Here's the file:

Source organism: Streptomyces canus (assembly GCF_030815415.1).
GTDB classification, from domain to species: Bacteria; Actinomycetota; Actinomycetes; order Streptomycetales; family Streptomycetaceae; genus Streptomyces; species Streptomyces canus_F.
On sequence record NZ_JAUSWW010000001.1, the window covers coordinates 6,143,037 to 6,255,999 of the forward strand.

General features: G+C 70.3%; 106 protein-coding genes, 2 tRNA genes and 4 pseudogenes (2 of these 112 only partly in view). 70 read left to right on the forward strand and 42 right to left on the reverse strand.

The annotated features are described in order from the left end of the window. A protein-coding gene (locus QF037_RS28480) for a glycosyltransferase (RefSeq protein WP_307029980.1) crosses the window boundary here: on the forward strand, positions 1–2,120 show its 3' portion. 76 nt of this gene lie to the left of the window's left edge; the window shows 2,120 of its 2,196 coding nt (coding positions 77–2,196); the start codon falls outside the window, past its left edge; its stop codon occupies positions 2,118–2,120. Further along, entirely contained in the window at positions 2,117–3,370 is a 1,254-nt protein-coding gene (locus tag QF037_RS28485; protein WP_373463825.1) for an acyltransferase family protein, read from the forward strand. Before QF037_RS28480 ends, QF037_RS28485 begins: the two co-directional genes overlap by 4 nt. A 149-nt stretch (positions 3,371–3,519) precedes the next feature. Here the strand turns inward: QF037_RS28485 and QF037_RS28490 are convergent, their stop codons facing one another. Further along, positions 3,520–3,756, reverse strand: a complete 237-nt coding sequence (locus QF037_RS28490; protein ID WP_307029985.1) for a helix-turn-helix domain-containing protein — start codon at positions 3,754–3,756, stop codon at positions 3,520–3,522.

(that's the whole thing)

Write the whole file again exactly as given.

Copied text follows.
Source organism: Streptomyces canus (assembly GCF_030815415.1).
GTDB classification, from domain to species: Bacteria; Actinomycetota; Actinomycetes; order Streptomycetales; family Streptomycetaceae; genus Streptomyces; species Streptomyces canus_F.
On sequence record NZ_JAUSWW010000001.1, the window covers coordinates 6,143,037 to 6,255,999 of the forward strand.

General features: G+C 70.3%; 106 protein-coding genes, 2 tRNA genes and 4 pseudogenes (2 of these 112 only partly in view). 70 read left to right on the forward strand and 42 right to left on the reverse strand.

The annotated features are described in order from the left end of the window. A protein-coding gene (locus QF037_RS28480) for a glycosyltransferase (RefSeq protein WP_307029980.1) crosses the window boundary here: on the forward strand, positions 1–2,120 show its 3' portion. 76 nt of this gene lie to the left of the window's left edge; the window shows 2,120 of its 2,196 coding nt (coding positions 77–2,196); the start codon falls outside the window, past its left edge; its stop codon occupies positions 2,118–2,120. Further along, entirely contained in the window at positions 2,117–3,370 is a 1,254-nt protein-coding gene (locus tag QF037_RS28485; protein WP_373463825.1) for an acyltransferase family protein, read from the forward strand. Before QF037_RS28480 ends, QF037_RS28485 begins: the two co-directional genes overlap by 4 nt. A 149-nt stretch (positions 3,371–3,519) precedes the next feature. Here the strand turns inward: QF037_RS28485 and QF037_RS28490 are convergent, their stop codons facing one another. Further along, positions 3,520–3,756, reverse strand: a complete 237-nt coding sequence (locus QF037_RS28490; protein ID WP_307029985.1) for a helix-turn-helix domain-containing protein — start codon at positions 3,754–3,756, stop codon at positions 3,520–3,522.